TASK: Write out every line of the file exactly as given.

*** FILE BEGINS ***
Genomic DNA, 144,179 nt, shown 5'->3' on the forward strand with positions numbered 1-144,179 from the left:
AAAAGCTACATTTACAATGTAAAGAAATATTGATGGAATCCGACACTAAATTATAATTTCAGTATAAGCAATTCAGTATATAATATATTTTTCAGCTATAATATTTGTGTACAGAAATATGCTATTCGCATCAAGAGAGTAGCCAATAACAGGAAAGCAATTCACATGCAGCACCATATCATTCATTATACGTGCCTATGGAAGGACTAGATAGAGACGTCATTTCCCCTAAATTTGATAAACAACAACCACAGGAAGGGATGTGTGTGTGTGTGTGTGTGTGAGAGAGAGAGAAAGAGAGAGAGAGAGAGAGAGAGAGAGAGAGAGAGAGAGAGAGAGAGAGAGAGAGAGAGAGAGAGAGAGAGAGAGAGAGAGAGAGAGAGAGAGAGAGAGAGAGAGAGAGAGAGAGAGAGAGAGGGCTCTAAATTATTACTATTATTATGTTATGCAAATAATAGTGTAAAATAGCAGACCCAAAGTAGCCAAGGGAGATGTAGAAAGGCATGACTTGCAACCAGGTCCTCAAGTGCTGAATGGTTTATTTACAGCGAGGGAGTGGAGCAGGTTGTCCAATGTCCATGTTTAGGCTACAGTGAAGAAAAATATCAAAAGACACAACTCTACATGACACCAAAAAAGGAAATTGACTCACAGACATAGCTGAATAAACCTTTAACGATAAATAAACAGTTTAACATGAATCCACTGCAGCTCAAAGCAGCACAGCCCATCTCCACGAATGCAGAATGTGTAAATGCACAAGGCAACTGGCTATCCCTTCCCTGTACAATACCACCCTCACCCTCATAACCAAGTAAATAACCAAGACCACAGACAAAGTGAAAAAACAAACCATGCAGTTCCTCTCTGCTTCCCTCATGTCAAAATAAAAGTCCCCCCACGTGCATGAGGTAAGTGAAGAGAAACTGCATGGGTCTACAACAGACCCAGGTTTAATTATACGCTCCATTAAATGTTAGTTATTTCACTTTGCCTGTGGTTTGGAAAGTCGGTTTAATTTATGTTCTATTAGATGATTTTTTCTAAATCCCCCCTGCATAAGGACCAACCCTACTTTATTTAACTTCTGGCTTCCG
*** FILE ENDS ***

Genomic DNA, 144,179 nt, shown 5'->3' on the forward strand with positions numbered 1-144,179 from the left:
AAAAGCTACATTTACAATGTAAAGAAATATTGATGGAATCCGACACTAAATTATAATTTCAGTATAAGCAATTCAGTATATAATATATTTTTCAGCTATAATATTTGTGTACAGAAATATGCTATTCGCATCAAGAGAGTAGCCAATAACAGGAAAGCAATTCACATGCAGCACCATATCATTCATTATACGTGCCTATGGAAGGACTAGATAGAGACGTCATTTCCCCTAAATTTGATAAACAACAACCACAGGAAGGGATGTGTGTGTGTGTGTGTGTGTGAGAGAGAGAGAAAGAGAGAGAGAGAGAGAGAGAGAGAGAGAGAGAGAGAGAGAGAGAGAGAGAGAGAGAGAGAGAGAGAGAGAGAGAGAGAGAGAGAGAGAGAGAGAGAGAGAGAGAGAGAGAGAGAGAGAGAGGGCTCTAAATTATTACTATTATTATGTTATGCAAATAATAGTGTAAAATAGCAGACCCAAAGTAGCCAAGGGAGATGTAGAAAGGCATGACTTGCAACCAGGTCCTCAAGTGCTGAATGGTTTATTTACAGCGAGGGAGTGGAGCAGGTTGTCCAATGTCCATGTTTAGGCTACAGTGAAGAAAAATATCAAAAGACACAACTCTACATGACACCAAAAAAGGAAATTGACTCACAGACATAGCTGAATAAACCTTTAACGATAAATAAACAGTTTAACATGAATCCACTGCAGCTCAAAGCAGCACAGCCCATCTCCACGAATGCAGAATGTGTAAATGCACAAGGCAACTGGCTATCCCTTCCCTGTACAATACCACCCTCACCCTCATAACCAAGTAAATAACCAAGACCACAGACAAAGTGAAAAAACAAACCATGCAGTTCCTCTCTGCTTCCCTCATGTCAAAATAAAAGTCCCCCCACGTGCATGAGGTAAGTGAAGAGAAACTGCATGGGTCTACAACAGACCCAGGTTTAATTATACGCTCCATTAAATGTTAGTTATTTCACTTTGCCTGTGGTTTGGAAAGTCGGTTTAATTTATGTTCTATTAGATGATTTTTTCTAAATCCCCCCTGCATAAGGACCAACCCTACTTTATTTAACTTCTGGCTTCCG